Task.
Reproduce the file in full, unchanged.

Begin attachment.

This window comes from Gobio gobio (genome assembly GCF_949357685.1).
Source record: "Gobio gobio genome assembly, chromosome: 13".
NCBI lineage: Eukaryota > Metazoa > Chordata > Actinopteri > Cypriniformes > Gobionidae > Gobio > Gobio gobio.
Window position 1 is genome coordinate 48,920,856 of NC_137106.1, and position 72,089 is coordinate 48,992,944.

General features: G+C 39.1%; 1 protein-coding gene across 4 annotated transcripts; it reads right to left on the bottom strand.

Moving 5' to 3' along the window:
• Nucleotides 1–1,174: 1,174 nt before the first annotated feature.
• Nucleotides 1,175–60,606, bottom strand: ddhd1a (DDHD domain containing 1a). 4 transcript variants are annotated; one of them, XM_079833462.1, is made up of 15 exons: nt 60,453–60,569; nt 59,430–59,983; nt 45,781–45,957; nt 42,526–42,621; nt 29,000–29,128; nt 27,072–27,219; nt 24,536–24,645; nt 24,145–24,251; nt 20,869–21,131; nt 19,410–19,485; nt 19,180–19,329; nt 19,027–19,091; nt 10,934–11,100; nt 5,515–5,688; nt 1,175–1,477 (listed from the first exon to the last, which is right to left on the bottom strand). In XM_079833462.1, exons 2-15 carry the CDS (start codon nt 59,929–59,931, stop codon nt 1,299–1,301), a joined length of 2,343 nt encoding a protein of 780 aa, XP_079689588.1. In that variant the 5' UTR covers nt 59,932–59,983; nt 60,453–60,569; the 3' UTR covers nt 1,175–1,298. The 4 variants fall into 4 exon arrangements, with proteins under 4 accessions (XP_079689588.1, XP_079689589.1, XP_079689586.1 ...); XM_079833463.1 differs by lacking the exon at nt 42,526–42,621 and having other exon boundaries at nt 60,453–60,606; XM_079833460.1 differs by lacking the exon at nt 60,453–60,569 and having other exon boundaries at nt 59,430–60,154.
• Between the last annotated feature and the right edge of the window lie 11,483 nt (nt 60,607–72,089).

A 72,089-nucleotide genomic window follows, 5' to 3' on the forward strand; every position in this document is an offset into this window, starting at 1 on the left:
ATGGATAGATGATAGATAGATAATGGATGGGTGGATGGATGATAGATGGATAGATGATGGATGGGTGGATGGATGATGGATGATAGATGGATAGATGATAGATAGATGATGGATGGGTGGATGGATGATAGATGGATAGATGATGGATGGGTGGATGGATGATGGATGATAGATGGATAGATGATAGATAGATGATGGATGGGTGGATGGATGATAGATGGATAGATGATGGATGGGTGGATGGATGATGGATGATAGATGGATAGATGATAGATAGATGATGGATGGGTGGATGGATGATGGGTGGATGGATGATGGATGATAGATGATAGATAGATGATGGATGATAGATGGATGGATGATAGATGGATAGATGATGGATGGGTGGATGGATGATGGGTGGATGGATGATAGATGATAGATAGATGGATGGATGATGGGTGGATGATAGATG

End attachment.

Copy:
This window comes from Gobio gobio (genome assembly GCF_949357685.1).
Source record: "Gobio gobio genome assembly, chromosome: 13".
NCBI lineage: Eukaryota > Metazoa > Chordata > Actinopteri > Cypriniformes > Gobionidae > Gobio > Gobio gobio.
Window position 1 is genome coordinate 48,920,856 of NC_137106.1, and position 72,089 is coordinate 48,992,944.

General features: G+C 39.1%; 1 protein-coding gene across 4 annotated transcripts; it reads right to left on the bottom strand.

Moving 5' to 3' along the window:
• Nucleotides 1–1,174: 1,174 nt before the first annotated feature.
• Nucleotides 1,175–60,606, bottom strand: ddhd1a (DDHD domain containing 1a). 4 transcript variants are annotated; one of them, XM_079833462.1, is made up of 15 exons: nt 60,453–60,569; nt 59,430–59,983; nt 45,781–45,957; nt 42,526–42,621; nt 29,000–29,128; nt 27,072–27,219; nt 24,536–24,645; nt 24,145–24,251; nt 20,869–21,131; nt 19,410–19,485; nt 19,180–19,329; nt 19,027–19,091; nt 10,934–11,100; nt 5,515–5,688; nt 1,175–1,477 (listed from the first exon to the last, which is right to left on the bottom strand). In XM_079833462.1, exons 2-15 carry the CDS (start codon nt 59,929–59,931, stop codon nt 1,299–1,301), a joined length of 2,343 nt encoding a protein of 780 aa, XP_079689588.1. In that variant the 5' UTR covers nt 59,932–59,983; nt 60,453–60,569; the 3' UTR covers nt 1,175–1,298. The 4 variants fall into 4 exon arrangements, with proteins under 4 accessions (XP_079689588.1, XP_079689589.1, XP_079689586.1 ...); XM_079833463.1 differs by lacking the exon at nt 42,526–42,621 and having other exon boundaries at nt 60,453–60,606; XM_079833460.1 differs by lacking the exon at nt 60,453–60,569 and having other exon boundaries at nt 59,430–60,154.
• Between the last annotated feature and the right edge of the window lie 11,483 nt (nt 60,607–72,089).

A 72,089-nucleotide genomic window follows, 5' to 3' on the forward strand; every position in this document is an offset into this window, starting at 1 on the left:
ATGGATAGATGATAGATAGATAATGGATGGGTGGATGGATGATAGATGGATAGATGATGGATGGGTGGATGGATGATGGATGATAGATGGATAGATGATAGATAGATGATGGATGGGTGGATGGATGATAGATGGATAGATGATGGATGGGTGGATGGATGATGGATGATAGATGGATAGATGATAGATAGATGATGGATGGGTGGATGGATGATAGATGGATAGATGATGGATGGGTGGATGGATGATGGATGATAGATGGATAGATGATAGATAGATGATGGATGGGTGGATGGATGATGGGTGGATGGATGATGGATGATAGATGATAGATAGATGATGGATGATAGATGGATGGATGATAGATGGATAGATGATGGATGGGTGGATGGATGATGGGTGGATGGATGATAGATGATAGATAGATGGATGGATGATGGGTGGATGATAGATG